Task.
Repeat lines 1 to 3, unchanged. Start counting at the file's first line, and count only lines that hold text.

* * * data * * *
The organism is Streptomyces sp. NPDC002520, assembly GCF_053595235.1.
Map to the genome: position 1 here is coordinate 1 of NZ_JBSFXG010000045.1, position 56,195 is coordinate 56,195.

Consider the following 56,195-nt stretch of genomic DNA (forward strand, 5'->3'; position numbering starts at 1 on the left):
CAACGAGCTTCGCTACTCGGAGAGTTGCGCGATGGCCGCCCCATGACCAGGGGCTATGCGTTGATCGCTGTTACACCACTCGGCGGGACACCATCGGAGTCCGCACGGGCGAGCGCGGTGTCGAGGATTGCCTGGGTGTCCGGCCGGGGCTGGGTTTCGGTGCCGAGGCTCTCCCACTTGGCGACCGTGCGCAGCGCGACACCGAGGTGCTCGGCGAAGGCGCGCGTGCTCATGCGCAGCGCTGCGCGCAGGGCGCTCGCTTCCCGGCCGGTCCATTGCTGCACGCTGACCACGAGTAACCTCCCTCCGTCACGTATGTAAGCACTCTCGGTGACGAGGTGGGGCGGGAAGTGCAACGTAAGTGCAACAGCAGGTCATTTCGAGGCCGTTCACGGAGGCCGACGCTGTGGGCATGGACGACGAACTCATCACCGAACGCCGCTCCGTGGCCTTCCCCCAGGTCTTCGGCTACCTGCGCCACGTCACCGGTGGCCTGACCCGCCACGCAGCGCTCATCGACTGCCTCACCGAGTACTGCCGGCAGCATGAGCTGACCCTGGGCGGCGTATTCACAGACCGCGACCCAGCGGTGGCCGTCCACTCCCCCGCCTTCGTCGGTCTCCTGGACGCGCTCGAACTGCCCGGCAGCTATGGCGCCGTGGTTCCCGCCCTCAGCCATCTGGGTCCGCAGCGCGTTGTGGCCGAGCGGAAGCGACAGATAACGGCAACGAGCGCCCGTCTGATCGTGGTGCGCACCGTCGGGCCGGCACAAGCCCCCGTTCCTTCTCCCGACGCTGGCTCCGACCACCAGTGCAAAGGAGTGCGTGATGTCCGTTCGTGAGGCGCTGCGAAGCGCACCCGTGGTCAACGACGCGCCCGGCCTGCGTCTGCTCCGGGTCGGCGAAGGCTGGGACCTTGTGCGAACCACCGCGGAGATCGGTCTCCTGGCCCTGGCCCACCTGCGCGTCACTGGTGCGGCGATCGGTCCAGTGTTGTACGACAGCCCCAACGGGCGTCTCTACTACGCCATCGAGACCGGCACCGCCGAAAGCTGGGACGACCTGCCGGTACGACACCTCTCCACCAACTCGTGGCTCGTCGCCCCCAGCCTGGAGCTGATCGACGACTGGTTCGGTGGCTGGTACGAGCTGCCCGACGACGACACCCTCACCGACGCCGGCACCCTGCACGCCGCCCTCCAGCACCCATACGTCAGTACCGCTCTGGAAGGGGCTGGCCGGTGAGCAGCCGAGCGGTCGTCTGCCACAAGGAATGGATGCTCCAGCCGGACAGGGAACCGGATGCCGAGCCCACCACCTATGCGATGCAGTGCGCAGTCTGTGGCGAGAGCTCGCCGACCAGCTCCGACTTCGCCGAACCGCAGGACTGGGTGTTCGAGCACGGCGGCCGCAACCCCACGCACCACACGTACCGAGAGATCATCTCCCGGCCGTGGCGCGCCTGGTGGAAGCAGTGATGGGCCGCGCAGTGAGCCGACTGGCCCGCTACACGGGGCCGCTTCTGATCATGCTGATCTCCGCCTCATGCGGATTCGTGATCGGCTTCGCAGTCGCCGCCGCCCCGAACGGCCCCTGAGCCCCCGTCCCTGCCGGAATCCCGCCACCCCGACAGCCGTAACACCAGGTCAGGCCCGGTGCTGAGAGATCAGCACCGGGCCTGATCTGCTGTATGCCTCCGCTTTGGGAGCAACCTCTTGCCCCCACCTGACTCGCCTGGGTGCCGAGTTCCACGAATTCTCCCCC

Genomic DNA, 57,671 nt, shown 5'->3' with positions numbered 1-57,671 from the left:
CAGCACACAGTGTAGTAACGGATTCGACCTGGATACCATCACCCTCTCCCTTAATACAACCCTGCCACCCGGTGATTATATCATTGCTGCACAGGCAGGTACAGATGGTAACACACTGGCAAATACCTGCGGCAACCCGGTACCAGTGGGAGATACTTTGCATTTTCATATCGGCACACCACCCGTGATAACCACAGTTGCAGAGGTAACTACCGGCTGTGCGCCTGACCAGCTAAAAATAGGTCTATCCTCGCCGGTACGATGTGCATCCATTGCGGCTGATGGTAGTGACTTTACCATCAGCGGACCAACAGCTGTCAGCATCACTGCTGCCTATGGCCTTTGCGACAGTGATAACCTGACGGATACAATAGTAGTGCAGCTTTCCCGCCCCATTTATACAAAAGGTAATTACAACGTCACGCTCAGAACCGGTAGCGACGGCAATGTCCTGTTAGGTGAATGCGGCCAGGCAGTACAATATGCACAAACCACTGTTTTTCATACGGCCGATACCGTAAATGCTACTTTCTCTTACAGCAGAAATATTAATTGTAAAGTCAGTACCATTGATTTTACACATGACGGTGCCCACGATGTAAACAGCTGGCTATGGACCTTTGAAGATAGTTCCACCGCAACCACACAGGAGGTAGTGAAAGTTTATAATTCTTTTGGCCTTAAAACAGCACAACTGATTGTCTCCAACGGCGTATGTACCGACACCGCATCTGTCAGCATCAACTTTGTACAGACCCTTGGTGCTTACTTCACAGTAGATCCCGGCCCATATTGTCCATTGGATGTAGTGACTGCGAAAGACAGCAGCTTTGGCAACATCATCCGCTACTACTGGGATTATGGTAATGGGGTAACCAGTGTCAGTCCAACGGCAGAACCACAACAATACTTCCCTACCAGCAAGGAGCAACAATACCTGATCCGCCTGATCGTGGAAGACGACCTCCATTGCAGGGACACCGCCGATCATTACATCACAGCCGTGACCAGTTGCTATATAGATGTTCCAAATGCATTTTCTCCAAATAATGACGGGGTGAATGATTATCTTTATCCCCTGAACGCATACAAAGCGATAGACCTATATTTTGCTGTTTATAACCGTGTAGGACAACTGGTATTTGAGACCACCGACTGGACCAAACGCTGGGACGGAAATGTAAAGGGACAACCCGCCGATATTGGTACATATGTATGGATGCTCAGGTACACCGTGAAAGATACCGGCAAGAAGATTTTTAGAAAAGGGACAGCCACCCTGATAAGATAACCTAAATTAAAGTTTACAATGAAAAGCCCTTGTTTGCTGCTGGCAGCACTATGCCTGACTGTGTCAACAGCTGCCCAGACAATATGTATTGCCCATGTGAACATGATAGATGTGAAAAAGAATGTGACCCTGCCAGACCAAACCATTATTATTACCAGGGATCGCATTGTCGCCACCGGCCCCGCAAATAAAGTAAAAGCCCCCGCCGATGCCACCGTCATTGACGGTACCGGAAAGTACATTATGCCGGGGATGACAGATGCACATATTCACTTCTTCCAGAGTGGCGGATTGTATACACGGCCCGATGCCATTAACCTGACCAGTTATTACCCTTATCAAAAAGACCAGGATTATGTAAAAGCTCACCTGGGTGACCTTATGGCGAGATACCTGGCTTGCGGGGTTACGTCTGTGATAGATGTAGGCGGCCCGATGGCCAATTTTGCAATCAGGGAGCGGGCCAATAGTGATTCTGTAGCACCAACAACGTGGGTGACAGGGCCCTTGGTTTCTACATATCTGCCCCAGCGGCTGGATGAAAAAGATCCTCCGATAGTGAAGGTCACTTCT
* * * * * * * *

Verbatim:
The organism is Streptomyces sp. NPDC002520, assembly GCF_053595235.1.
Map to the genome: position 1 here is coordinate 1 of NZ_JBSFXG010000045.1, position 56,195 is coordinate 56,195.

Consider the following 56,195-nt stretch of genomic DNA (forward strand, 5'->3'; position numbering starts at 1 on the left):